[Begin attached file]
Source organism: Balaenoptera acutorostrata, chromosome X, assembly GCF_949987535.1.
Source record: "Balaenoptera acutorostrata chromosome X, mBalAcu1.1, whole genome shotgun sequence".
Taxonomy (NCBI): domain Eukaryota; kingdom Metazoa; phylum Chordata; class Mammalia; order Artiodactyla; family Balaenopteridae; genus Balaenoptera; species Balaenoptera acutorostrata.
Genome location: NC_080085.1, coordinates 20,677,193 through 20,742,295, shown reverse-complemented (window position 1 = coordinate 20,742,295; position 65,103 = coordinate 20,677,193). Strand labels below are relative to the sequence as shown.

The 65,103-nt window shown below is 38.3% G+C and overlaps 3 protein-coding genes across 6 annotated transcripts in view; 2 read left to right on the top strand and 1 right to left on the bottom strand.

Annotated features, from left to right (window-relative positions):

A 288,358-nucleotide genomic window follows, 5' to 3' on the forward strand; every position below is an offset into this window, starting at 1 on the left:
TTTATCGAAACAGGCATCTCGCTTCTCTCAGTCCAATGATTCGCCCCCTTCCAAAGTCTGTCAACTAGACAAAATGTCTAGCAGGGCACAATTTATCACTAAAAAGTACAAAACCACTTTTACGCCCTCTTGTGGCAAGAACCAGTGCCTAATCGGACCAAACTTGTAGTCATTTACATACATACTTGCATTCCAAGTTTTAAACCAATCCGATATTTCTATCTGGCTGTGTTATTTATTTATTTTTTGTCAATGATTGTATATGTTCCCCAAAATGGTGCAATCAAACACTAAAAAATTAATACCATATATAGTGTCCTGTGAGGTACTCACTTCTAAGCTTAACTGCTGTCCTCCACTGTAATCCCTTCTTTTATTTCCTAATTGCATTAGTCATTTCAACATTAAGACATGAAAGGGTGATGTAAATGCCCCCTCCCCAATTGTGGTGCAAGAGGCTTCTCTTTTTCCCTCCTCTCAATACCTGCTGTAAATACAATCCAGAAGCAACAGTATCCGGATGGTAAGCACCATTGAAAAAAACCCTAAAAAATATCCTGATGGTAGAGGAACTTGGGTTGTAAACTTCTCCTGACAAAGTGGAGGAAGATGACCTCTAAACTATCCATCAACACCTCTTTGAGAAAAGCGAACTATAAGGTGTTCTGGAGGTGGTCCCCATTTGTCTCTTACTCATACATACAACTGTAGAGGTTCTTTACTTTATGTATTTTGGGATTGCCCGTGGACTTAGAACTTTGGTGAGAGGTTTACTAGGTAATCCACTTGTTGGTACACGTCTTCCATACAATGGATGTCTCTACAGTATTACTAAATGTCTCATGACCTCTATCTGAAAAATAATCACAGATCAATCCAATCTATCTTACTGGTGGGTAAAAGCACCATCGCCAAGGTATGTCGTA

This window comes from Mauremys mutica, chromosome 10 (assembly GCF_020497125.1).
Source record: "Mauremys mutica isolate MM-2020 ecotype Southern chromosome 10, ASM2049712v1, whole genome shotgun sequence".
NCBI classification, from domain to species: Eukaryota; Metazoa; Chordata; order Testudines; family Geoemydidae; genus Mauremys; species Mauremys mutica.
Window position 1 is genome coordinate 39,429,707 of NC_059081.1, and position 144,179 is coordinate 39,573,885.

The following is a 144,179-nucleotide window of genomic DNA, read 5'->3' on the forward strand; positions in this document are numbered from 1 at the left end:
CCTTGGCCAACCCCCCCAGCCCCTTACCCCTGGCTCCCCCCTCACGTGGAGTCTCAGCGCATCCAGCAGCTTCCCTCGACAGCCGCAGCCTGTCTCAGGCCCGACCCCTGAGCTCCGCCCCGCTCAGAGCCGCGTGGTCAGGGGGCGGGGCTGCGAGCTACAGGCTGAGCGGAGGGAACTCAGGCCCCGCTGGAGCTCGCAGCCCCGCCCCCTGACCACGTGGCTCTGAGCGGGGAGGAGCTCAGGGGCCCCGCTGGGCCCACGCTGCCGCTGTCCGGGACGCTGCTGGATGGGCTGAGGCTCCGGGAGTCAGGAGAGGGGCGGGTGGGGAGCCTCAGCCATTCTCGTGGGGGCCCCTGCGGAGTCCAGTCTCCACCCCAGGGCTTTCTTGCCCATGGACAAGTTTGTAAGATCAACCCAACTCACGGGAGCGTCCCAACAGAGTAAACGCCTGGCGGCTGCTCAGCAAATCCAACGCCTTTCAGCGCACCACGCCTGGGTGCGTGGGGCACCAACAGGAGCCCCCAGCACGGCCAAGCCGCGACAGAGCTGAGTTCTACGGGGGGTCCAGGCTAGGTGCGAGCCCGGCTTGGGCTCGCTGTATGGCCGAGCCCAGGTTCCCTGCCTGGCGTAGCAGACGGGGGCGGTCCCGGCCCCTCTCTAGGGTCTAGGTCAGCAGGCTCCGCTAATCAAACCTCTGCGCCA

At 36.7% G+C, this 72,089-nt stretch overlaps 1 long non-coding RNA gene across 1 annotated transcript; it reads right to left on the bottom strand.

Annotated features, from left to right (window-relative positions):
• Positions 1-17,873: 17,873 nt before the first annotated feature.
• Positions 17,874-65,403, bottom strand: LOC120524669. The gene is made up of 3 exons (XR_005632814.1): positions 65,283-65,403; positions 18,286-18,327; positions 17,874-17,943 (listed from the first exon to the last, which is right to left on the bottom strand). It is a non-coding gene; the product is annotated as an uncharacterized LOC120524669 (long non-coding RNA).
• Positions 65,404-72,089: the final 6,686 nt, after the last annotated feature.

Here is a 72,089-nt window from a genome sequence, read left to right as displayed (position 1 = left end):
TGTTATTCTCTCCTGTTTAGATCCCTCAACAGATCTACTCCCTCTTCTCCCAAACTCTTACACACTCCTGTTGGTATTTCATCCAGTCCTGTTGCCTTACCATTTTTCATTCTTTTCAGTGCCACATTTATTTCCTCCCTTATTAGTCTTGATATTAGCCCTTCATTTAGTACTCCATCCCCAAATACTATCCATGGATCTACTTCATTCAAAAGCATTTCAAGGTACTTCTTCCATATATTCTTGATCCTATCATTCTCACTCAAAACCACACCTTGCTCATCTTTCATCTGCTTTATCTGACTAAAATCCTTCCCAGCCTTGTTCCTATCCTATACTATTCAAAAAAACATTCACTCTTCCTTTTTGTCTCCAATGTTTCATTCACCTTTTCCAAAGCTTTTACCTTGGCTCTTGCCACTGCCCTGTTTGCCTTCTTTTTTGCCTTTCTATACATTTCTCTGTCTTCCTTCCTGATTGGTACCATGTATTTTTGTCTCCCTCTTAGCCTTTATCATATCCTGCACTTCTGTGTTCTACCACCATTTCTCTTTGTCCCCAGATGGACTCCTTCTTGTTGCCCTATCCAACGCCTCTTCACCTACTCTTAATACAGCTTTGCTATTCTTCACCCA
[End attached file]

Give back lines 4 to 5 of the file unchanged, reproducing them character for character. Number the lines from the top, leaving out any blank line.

Genome location: NC_080085.1, coordinates 20,677,193 through 20,742,295, shown reverse-complemented (window position 1 = coordinate 20,742,295; position 65,103 = coordinate 20,677,193). Strand labels below are relative to the sequence as shown.

The 65,103-nt window shown below is 38.3% G+C and overlaps 3 protein-coding genes across 6 annotated transcripts in view; 2 read left to right on the top strand and 1 right to left on the bottom strand.